On Roads

Front Cover
Profile, 2010 - Roads - 312 pages
4 Reviews
In this history of roads and what they have meant to the people who have driven them, one of Britain's favourite cultural historians reveals how a relatively simple road system turned into a maze-like pattern of roundabouts, flyovers, and spaghetti junctions. Using a unique blend of travel writing, anthropology, history and social observation, he explores how Britain's roads have their roots in unexpected places, from Napoleon's role in the numbering system to the surprising origin of sat-nav. Full of quirky nuggets of history, such as the day trips organised to see the construction of the M1 and the 2.5m Mills and Boons used to build the M6 Toll Road, On Roads also celebrates innovators whose work we take for granted, such as the designers of the road sign system. On subjects ranging from speed limits to driving on the left, and the 'non-places where we stop to the unwritten laws of traffic jams, these hidden stories have never been told together, until now.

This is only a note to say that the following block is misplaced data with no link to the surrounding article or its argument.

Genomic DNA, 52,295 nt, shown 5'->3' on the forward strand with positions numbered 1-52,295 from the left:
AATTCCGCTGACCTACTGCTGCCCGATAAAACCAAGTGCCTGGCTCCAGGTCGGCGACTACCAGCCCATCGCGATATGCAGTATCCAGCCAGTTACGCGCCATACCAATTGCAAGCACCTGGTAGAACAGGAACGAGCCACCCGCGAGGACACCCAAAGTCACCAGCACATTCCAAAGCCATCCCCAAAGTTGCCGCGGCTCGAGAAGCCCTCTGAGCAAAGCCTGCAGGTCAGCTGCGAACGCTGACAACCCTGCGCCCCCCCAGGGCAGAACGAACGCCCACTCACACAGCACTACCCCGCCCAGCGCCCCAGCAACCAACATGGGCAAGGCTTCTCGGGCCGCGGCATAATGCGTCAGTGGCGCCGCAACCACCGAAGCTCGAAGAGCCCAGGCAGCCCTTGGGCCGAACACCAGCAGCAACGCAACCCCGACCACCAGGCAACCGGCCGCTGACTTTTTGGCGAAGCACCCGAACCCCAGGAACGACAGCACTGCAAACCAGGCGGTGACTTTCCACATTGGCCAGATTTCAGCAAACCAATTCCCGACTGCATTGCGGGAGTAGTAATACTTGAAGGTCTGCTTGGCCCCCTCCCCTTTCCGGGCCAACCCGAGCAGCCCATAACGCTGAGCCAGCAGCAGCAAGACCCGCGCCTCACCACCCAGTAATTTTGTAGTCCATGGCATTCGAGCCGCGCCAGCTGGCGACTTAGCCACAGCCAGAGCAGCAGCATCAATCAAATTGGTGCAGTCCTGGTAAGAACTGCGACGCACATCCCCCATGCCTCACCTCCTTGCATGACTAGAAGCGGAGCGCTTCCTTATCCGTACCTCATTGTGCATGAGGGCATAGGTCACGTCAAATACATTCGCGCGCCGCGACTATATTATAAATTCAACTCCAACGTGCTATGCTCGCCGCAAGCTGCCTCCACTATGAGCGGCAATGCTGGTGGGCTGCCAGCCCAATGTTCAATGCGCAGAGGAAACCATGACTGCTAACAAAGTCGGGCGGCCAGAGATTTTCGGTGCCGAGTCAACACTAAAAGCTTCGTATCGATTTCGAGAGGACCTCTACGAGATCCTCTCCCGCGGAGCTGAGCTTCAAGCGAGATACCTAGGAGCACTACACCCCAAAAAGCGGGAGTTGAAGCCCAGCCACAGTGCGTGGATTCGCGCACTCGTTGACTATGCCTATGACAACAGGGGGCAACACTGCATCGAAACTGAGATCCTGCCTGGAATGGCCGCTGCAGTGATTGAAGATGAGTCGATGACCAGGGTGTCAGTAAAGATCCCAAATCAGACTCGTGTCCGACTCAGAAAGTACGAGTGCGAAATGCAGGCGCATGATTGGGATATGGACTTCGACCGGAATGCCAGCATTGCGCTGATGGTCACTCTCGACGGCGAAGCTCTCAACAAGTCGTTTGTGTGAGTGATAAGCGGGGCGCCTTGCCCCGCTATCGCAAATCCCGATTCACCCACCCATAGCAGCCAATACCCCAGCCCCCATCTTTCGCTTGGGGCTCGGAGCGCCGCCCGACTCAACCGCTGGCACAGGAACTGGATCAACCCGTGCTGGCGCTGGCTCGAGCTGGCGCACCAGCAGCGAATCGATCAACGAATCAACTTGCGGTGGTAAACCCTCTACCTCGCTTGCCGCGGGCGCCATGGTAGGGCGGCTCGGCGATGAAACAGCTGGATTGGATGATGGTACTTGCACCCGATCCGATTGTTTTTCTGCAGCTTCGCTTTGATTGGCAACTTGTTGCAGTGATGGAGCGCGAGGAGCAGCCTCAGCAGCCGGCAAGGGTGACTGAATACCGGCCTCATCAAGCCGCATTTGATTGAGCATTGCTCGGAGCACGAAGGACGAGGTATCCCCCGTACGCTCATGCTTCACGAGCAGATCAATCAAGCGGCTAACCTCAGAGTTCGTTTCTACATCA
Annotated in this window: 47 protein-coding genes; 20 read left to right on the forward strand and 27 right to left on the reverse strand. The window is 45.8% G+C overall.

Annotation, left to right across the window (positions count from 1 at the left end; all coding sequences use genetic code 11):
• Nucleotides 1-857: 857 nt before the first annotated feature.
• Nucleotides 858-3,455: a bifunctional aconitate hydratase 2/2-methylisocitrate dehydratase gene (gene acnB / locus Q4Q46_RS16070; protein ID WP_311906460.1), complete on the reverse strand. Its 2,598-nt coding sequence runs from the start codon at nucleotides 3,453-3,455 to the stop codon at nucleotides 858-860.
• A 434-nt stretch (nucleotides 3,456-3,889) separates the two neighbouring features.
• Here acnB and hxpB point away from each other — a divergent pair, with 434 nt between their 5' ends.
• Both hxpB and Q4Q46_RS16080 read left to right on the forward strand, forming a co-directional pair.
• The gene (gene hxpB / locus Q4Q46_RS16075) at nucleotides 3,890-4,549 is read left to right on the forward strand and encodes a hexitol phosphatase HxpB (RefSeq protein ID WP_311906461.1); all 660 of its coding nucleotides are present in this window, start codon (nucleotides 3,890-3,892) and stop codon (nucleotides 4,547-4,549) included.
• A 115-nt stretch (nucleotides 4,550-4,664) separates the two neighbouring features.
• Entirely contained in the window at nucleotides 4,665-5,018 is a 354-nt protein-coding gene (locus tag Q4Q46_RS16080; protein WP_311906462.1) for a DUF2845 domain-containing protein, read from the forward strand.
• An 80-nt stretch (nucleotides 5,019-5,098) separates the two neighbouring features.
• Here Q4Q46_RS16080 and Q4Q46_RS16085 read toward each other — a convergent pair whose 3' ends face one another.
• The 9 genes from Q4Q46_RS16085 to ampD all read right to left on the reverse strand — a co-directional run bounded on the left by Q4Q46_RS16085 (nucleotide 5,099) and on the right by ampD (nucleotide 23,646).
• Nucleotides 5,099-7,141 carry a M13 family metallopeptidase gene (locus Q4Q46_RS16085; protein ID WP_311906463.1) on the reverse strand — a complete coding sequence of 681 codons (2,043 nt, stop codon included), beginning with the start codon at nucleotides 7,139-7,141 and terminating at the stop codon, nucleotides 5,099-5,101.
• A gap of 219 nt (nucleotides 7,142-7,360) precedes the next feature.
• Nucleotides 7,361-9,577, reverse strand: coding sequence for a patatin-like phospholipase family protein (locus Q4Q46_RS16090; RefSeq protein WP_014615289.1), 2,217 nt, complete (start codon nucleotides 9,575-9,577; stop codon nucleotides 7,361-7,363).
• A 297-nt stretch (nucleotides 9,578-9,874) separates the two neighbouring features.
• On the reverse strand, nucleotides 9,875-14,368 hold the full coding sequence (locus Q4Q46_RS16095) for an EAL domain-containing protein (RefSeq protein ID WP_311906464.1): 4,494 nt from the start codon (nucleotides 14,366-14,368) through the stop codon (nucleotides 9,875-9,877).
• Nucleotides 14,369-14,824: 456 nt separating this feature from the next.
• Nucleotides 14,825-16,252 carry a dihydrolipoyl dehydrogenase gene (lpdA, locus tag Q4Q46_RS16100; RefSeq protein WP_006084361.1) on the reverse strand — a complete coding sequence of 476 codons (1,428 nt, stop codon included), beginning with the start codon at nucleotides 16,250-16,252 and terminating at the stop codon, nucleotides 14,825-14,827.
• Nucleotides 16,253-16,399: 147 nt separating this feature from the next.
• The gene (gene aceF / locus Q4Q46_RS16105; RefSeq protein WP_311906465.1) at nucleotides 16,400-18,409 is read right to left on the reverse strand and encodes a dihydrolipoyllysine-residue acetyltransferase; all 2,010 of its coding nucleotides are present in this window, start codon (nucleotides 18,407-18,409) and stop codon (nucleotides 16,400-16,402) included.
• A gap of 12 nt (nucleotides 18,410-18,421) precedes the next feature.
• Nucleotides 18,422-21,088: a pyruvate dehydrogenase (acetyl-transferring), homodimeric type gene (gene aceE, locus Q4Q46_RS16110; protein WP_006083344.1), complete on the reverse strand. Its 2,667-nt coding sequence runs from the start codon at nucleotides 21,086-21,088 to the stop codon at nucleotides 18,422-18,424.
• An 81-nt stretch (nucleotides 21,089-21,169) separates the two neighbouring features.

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LibraryThing Review

User Review  - John_Vaughan - LibraryThing

If you find it a little strange that a History Professor from Liverpool would write an entire book on the subject of the British Motorway, you’ll find it even stranger – should you pick up a copy ... Read full review

Review: On Roads: A Hidden History

User Review  - David Hebblethwaite - Goodreads

I've long been interested in social and cultural history, and there will always be a place on my shelves for books that illuminate the more unusual corners of history. On Roads is just such a book ... Read full review

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About the author (2010)

Joe Moran is a Reader in Cultural History at Liverpool John Moores University. He writes regularly for the Guardian, New Statesman and FT, and has been tipped by the Times Higher as one of the bestselling academics of the future. He is the author of Queuing for Beginners [9781861978417], and according to David Kynaston is 'single-handedly transforming the history of everyday life in modern Britain'.

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